Posted At : April 1, 2009 8:56 AM
The financial crisis and recession have had a way accelerating some demographic trends while actually slowing down others. Consumption of wine and spirits remains strong in late middle age, in terms of price and quality if not in terms of total volume. The young man who enjoys a can of Budweiser and a cigarette with the boys eventually matures into the middle-aged gentleman who prefers a nice single-malt scotch and cigar with his golfing buddies or a glass of red wine with his wife. This is an overly simplified stereotype, of course, but demographic buying patterns do tend to confirm it. Interestingly, we find in the Financial Times that the financial crisis has, at least temporarily, crimped demand for wine:
“UK Loses Thirst for Bordeaux Wines” “British merchants are selling fine wine back to counterparts in Bordeaux and exporting it to Asia as domestic demand for the most expensive wine slumps”
Across the board, prices are falling for high-end wines. Some of this, no doubt, is due to the fact that wine prices had become unreasonably high in previous years due to interest from “collectors” and “investors” such as niche hedge funds that specialize in vintage wines. The bear market and financial crisis have purged much of this nonsense, and the result has been a depression in wine prices, particularly at the high end. Regardless of what happens to wine as an asset class, demand should remain strong for wine that is actually drunk, in home and in restaurants. Recessions hurt luxuries, even affordable ones like a medium-priced bottle of wine. But demographic trends do suggest that the sector will recover strongly in the years to come.
Meanwhile, we are not nearly as enthusiastic about Harley Davidson’s prospects. As the New York Times writes, “Harley, You’re Not Getting Any Younger”
After riding high for two decades, the company that makes the hulky bikes that devoted riders affectionately call Hogs is sputtering. Harley’s core customers are graying baby boomers, whose savings, in many cases, have gone up in smoke in the market downturn. Few are in the mood to shell out up to $20,000 or more for something that is basically a big toy, and the company, in turn, has not captured much of the younger market.
Few consumer products display as pronounced a demographic pattern as “hogs.” The buyer is generally a white male in his late 40s. This was a phenomenal market to sell to over the past 20 years, as it continually got bigger year after year. But now, as the Times continues, “Its core customers have grayed, and they are buying new bikes less often. The average age of a Harley rider is 49, up from 42 five years ago. But company executives don’t seem outwardly worried by the lackluster growth among those 35 and younger.”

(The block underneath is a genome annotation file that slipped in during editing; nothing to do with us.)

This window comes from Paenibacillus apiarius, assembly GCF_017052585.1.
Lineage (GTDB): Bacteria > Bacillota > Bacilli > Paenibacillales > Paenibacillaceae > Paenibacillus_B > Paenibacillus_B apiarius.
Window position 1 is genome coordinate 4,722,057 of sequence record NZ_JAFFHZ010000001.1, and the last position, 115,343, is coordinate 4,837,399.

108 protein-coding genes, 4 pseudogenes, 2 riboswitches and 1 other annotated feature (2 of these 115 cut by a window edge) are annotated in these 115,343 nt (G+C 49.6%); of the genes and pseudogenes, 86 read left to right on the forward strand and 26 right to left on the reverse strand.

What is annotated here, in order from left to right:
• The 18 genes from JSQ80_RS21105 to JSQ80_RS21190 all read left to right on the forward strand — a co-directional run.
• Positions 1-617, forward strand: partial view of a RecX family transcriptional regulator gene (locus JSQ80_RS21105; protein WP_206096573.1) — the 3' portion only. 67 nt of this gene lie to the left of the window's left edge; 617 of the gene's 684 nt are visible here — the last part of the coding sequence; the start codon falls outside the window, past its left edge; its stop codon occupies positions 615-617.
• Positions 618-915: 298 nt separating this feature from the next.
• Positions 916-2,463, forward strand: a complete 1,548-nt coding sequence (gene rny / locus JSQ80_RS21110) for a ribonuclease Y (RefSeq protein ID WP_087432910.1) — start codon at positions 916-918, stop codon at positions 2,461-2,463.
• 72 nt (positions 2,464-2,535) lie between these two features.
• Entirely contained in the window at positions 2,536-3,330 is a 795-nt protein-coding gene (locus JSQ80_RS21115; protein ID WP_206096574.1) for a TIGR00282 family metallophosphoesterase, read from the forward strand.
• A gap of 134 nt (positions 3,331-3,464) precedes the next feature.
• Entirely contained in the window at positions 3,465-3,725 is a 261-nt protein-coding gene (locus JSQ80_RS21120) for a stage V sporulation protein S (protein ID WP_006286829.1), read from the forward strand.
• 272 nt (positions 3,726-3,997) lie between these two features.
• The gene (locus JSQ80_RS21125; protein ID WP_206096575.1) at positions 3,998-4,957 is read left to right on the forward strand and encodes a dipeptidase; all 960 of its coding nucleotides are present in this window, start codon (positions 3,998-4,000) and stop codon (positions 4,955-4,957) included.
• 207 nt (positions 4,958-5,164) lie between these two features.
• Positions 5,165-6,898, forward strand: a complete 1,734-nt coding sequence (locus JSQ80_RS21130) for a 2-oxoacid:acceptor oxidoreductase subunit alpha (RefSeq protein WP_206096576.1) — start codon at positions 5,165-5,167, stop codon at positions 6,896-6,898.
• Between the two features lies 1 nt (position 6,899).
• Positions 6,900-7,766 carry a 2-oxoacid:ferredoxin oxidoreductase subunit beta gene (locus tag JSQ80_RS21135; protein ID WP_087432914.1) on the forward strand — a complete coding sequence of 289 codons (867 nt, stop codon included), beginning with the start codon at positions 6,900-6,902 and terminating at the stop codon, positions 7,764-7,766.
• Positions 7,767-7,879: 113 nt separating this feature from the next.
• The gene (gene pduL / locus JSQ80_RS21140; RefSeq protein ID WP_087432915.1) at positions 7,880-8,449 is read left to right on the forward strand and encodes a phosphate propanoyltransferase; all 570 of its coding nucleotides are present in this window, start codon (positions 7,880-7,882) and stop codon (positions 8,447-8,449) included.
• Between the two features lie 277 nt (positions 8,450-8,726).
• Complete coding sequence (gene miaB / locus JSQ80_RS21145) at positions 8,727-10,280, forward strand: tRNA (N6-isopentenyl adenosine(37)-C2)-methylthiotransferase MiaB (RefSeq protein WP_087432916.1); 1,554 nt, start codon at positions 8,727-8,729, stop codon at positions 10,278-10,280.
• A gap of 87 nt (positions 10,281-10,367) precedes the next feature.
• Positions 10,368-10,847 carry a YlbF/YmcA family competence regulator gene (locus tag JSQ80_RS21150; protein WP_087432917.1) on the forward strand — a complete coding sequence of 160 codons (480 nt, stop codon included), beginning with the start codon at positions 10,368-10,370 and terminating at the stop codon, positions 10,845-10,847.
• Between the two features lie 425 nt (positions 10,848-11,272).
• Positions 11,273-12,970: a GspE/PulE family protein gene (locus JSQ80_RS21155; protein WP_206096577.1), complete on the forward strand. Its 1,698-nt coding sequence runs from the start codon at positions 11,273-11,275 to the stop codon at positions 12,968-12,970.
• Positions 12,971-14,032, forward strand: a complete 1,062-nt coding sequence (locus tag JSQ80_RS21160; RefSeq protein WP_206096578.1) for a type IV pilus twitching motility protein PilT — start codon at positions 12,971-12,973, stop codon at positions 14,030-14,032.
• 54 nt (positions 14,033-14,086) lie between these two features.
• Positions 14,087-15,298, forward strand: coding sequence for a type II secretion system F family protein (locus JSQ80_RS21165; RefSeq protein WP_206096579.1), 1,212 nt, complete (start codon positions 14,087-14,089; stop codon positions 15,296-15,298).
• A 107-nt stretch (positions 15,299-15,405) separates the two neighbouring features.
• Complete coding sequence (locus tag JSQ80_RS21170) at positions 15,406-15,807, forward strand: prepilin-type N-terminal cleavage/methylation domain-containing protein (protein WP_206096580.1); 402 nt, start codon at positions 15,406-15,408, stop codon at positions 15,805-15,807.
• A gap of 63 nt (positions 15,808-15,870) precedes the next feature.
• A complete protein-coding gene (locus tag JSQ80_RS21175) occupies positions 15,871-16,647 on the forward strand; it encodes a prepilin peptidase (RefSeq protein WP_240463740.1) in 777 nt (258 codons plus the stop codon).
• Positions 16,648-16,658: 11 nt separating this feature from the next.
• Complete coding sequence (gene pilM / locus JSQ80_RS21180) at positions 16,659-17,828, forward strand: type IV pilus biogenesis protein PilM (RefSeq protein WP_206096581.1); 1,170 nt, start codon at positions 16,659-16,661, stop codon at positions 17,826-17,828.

And why isn’t Harley worried? Because “the baby-boom generation has 15 more years of riding life” left in them. They may or may not have 15 years of riding left, but they almost certainly do not have 15 years of buying left in them. We believe Harley’s management is playing the part of the proverbial ostrich with its head buried in the sand. Harley will likely fall on times as hard as those the company faced during its flirtation with bankruptcy in the 1980s—before the Boomer buying spree (and the Federal Government) bailed them out.
Meanwhile, the Financial Times reports that, despite the downturn, lingerie sales remain strong with “with sales of more risqué products holding up well.” While overall retail sales are expected to be down 4% in 2009, lingerie sales are expected to decline only mildly: “Lingerie Wears Well in Recession”. According to Garry Hogarth, chief executive of Agent Provocateur, “as couples stayed at home, rather than going out, to save money, more women were tending to invest in adventurous apparel to add spice to their relationships.” The FT writes that lingerie retailer Ann Summers “also attributed its recent growth to people spending more time at home. In a trading statement last week, it said it had broken all of its sales records around Valentine’s Day.”
While we do not doubt that the recession has created incentives for more inexpensive forms of recreation, we would argue that demographics have a significant role to play as well. The Echo Boomers, the enormous generation that encompasses the children of the Baby Boomers, are rapidly entering their peak years for marriage and family formation. Whether or not the Echo Boomers follow the pattern of their parents (courtship, marriage, children, divorce, new courtship, second marriage, possibly second divorce), the fact remains that a large portion of the population will be at the prime age and stage of life to keep the likes of Agent Provocateur, Ann Summers, Victoria’s Secret, and other lingerie retailers in business.